There are plenty of Democrats and even some Republicans who view the Republican primary as a gift to President Obama. Sixteen debates, web videos and "you can't even make this up" candidate behavior, have provided plenty of fodder for late night comedians and opposition researchers. Meanwhile, frontrunner Mitt Romney has solidified his place on top thanks mostly to the fact that his opponents have imploded.
Even so, three new national polls should give Democrats some serious pause. They show a very vulnerable president who is serious danger of losing re-election.
ABC/Washington Post polling shows Obama's approval rating at 48 percent. Pollster Gary Langer writes: "In polling since 1940, just four previous presidents have started their re-election year with less than 50 percent approval. Only one of them won, Richard Nixon in 1972."
Gallup's Lydia Saad writes: " Obama's job approval rating has averaged 44 percent in Gallup Daily tracking since the start of January. That is below the approval rating of seven out of eight previous incumbents at a comparable point in their presidencies."
CNN/ORC poll asked voters who they saw as best able to "get the economy moving." Just 40 percent chose Obama, while 53 percent picked Romney.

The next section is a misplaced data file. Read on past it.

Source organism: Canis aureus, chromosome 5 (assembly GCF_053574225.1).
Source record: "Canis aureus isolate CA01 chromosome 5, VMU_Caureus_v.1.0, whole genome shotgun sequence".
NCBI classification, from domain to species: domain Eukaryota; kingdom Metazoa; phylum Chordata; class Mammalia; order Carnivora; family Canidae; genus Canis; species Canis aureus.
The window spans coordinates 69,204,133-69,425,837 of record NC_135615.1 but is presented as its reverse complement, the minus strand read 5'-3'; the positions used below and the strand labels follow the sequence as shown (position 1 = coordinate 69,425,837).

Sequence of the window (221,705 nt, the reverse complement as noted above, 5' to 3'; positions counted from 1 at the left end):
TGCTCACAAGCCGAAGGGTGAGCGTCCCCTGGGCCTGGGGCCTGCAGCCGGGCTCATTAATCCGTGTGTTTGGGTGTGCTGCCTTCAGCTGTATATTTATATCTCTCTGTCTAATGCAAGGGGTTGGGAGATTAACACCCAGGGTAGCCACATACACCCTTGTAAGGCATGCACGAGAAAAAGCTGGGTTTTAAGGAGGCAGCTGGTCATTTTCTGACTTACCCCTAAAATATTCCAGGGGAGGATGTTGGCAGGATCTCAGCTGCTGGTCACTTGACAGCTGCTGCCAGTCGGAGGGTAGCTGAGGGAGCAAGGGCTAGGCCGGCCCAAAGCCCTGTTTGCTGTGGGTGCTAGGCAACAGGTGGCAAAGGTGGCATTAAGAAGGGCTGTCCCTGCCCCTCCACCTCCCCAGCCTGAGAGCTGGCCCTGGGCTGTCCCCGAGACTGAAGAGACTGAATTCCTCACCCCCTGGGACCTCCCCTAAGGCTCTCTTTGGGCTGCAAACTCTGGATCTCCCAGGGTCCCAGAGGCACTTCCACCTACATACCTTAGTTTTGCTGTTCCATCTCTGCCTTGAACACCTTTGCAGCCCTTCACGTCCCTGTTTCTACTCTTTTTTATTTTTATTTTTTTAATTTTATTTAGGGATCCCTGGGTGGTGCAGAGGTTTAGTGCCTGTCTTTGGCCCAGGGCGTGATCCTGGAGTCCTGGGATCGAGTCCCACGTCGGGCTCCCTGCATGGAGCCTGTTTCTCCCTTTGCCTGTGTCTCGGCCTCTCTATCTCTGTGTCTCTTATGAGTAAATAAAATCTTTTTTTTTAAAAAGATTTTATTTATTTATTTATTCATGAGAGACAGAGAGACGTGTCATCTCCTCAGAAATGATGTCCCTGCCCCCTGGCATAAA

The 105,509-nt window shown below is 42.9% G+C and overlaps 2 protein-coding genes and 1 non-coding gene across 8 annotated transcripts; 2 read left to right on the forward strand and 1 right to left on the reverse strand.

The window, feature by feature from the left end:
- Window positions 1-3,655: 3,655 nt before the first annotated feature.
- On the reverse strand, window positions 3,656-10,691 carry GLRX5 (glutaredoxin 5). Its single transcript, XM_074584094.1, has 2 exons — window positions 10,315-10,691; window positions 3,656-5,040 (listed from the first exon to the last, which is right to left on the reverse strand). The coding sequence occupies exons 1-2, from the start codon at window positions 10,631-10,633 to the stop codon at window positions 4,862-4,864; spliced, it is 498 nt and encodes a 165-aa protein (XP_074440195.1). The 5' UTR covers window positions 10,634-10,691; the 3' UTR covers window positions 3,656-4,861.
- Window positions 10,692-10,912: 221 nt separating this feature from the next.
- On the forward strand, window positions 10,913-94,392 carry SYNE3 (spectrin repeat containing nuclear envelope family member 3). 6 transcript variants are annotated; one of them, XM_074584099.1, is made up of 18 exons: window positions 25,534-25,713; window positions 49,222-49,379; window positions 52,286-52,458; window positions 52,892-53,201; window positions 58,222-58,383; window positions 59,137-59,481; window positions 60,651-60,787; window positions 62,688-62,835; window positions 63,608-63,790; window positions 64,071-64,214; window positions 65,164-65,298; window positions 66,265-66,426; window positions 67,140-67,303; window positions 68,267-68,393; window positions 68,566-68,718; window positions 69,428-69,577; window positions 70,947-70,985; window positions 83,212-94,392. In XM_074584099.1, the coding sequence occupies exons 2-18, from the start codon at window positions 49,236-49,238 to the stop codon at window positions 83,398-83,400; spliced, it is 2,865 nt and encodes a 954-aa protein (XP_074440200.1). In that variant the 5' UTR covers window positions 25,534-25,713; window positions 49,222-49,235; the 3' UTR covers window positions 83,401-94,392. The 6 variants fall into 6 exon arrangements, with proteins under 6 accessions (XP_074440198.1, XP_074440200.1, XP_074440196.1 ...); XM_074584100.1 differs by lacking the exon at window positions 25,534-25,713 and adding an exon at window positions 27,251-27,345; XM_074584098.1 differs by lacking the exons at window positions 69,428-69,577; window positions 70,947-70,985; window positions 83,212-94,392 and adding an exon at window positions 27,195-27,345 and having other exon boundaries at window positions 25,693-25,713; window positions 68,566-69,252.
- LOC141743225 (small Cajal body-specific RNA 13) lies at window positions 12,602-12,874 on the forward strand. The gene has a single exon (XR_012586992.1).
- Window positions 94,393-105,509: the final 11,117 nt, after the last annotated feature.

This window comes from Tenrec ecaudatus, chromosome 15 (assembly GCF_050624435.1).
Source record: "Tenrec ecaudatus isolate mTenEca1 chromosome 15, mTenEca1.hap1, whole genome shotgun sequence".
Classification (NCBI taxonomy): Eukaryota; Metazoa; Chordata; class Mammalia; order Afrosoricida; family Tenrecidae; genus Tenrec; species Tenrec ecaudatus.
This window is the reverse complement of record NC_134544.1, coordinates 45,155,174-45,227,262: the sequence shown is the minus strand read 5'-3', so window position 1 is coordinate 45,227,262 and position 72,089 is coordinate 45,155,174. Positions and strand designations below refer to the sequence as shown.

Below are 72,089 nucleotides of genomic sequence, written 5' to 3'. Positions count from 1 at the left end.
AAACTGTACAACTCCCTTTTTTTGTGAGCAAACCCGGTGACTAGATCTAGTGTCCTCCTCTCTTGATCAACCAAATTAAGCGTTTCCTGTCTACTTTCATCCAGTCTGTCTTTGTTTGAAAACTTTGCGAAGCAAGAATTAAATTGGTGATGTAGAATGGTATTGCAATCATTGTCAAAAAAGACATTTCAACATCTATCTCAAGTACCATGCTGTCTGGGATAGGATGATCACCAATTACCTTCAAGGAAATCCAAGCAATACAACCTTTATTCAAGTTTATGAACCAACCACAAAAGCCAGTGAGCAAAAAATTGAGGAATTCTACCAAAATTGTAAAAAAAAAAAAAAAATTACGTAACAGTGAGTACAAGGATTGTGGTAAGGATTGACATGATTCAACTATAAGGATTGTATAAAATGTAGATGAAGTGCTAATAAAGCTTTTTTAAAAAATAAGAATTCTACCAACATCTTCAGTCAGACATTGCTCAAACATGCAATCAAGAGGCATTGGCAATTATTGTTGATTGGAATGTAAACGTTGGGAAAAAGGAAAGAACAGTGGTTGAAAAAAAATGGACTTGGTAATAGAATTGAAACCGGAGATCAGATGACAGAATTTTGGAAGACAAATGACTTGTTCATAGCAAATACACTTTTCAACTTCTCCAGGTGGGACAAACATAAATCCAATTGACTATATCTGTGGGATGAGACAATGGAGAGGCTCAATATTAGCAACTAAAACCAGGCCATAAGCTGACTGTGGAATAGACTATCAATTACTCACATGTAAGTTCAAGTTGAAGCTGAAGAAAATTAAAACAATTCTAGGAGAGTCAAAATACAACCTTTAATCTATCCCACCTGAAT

ABC/Washington Post and CNN/ORC polling show Obama in a dead heat with Romney.
Romney - 48 percent
Obama - 47 percent
Romney - 47 percent
Obama - 46 percent
Despite these bleak numbers, there are some signs of hope and opportunity for the President.
Per CNN: Republicans aren't any more energized/enthusiastic about this election than Democrats. This is good news for an Obama campaign that is well-practiced and well-suited for a ground game campaign.
Obama's message on economic inequality trumps the Republican message about an economy that is struggling under the weight of too many government regulations.
From ABC/Washington Post pollster Gary Langer: "Questions about Romney's background at Bain Capital may show bigger teeth in a general election campaign. By 55-35 percent, more Americans express concern about the economic system favoring the wealthy than about overregulation fettering free enterprise, likely a sharp point of contention between Obama and whatever Republican he faces.
There are major partisan divisions on the question: 79 percent of Democrats see unfairness in the economic system as the bigger problem; just 30 percent of Republicans agree, but 52 percent of independents side with the Democrats. So do significantly more young adults, women, racial minorities, less well-off and the least-educated Americans, compared with their counterparts."